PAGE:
Inquiry : An Interdisciplinary Journal of Philosophy 10 (1-4):245-250 (1967)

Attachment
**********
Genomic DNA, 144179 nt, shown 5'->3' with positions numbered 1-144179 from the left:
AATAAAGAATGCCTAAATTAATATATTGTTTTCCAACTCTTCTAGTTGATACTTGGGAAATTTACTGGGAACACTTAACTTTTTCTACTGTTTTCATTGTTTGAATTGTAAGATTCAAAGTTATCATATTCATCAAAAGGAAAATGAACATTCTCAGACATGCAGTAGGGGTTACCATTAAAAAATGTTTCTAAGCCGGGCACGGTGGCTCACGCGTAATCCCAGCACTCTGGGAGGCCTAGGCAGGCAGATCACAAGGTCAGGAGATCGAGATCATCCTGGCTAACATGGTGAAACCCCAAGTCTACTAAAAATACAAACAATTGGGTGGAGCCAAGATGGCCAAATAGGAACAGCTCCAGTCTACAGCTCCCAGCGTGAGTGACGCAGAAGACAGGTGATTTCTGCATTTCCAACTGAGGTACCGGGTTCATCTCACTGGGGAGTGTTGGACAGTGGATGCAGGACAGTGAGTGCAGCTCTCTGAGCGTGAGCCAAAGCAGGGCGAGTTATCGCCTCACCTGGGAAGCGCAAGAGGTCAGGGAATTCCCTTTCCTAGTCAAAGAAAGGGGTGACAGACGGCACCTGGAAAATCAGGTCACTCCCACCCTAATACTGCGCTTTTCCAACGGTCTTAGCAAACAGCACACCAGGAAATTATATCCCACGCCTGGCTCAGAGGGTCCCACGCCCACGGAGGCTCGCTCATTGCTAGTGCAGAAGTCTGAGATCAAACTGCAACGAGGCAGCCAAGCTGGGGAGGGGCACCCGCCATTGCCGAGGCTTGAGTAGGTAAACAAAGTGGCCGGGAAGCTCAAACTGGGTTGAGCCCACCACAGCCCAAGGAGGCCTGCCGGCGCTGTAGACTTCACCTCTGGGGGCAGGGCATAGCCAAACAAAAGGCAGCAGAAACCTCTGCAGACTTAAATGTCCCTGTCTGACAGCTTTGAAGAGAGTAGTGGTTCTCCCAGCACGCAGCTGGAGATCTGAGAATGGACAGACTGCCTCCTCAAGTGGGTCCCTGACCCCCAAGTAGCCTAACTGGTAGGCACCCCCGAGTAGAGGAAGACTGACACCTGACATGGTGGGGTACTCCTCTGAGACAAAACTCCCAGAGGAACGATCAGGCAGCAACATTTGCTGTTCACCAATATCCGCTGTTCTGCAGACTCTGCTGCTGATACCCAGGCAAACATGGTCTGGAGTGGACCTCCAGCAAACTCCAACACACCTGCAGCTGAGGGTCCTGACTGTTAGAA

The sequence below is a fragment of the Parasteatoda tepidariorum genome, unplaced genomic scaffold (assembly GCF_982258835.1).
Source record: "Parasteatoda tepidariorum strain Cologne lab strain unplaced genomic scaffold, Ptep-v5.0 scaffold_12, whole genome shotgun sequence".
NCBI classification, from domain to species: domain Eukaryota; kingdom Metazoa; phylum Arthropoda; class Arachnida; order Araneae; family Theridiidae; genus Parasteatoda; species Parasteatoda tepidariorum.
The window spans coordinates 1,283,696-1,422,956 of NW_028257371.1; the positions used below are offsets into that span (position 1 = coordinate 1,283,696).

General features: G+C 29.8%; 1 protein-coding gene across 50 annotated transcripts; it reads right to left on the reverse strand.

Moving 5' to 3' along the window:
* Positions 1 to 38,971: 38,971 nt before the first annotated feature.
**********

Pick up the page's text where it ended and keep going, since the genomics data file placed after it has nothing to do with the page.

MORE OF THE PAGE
It is argued that statements about the ways in which objects appear entail the existence of appearances; in other words, ?A appears ?? ('appears? used phenomenologically) entails ?(Ex) ?x?. The argument turns on the proper analysis of comparative appearance statements, such as ?A feels warmer (to someone) than B?. Here A and B are not being compared directly with respect to the complex character of feeling warm. One is not, in other words, saying that A feels warm more than does B ? an ambiguous statement. Instead, one is saying that A's feel or appearance, or way of feeling or appearing, is warmer than B's. And in making this statement one asserts the existence of appearances. This result is then extended to cover statements of the form ?A appears ??. It is maintained that this generalized result serves to reinstate most of the traditional problems of perception
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